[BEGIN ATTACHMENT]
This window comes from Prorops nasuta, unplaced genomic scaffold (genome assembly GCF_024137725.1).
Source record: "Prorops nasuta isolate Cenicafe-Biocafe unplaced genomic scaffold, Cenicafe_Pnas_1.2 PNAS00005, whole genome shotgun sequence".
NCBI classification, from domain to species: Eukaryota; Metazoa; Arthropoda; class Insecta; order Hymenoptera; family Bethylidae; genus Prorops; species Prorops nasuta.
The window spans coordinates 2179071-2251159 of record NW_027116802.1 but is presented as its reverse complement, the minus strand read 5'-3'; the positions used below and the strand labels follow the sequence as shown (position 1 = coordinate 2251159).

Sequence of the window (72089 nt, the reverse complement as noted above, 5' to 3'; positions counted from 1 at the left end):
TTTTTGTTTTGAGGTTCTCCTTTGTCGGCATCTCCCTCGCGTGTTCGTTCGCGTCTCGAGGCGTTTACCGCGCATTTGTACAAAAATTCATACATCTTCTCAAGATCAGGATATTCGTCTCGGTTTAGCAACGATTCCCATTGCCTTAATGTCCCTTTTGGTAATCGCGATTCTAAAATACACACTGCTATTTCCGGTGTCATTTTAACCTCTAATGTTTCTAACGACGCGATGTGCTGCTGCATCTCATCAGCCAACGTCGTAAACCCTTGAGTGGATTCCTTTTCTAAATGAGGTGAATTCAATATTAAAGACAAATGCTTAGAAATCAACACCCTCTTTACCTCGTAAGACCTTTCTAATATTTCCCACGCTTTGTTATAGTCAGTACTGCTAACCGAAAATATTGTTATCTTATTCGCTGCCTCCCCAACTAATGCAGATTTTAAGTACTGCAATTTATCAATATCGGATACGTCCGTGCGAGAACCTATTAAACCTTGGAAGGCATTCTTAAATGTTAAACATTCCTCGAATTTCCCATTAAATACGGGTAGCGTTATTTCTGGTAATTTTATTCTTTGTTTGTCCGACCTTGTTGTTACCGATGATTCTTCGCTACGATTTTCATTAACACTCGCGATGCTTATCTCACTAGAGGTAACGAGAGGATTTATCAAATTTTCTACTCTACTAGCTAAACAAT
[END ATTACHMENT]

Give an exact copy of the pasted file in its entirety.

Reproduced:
This window comes from Prorops nasuta, unplaced genomic scaffold (genome assembly GCF_024137725.1).
Source record: "Prorops nasuta isolate Cenicafe-Biocafe unplaced genomic scaffold, Cenicafe_Pnas_1.2 PNAS00005, whole genome shotgun sequence".
NCBI classification, from domain to species: Eukaryota; Metazoa; Arthropoda; class Insecta; order Hymenoptera; family Bethylidae; genus Prorops; species Prorops nasuta.
The window spans coordinates 2179071-2251159 of record NW_027116802.1 but is presented as its reverse complement, the minus strand read 5'-3'; the positions used below and the strand labels follow the sequence as shown (position 1 = coordinate 2251159).

Sequence of the window (72089 nt, the reverse complement as noted above, 5' to 3'; positions counted from 1 at the left end):
TTTTTGTTTTGAGGTTCTCCTTTGTCGGCATCTCCCTCGCGTGTTCGTTCGCGTCTCGAGGCGTTTACCGCGCATTTGTACAAAAATTCATACATCTTCTCAAGATCAGGATATTCGTCTCGGTTTAGCAACGATTCCCATTGCCTTAATGTCCCTTTTGGTAATCGCGATTCTAAAATACACACTGCTATTTCCGGTGTCATTTTAACCTCTAATGTTTCTAACGACGCGATGTGCTGCTGCATCTCATCAGCCAACGTCGTAAACCCTTGAGTGGATTCCTTTTCTAAATGAGGTGAATTCAATATTAAAGACAAATGCTTAGAAATCAACACCCTCTTTACCTCGTAAGACCTTTCTAATATTTCCCACGCTTTGTTATAGTCAGTACTGCTAACCGAAAATATTGTTATCTTATTCGCTGCCTCCCCAACTAATGCAGATTTTAAGTACTGCAATTTATCAATATCGGATACGTCCGTGCGAGAACCTATTAAACCTTGGAAGGCATTCTTAAATGTTAAACATTCCTCGAATTTCCCATTAAATACGGGTAGCGTTATTTCTGGTAATTTTATTCTTTGTTTGTCCGACCTTGTTGTTACCGATGATTCTTCGCTACGATTTTCATTAACACTCGCGATGCTTATCTCACTAGAGGTAACGAGAGGATTTATCAAATTTTCTACTCTACTAGCTAAACAAT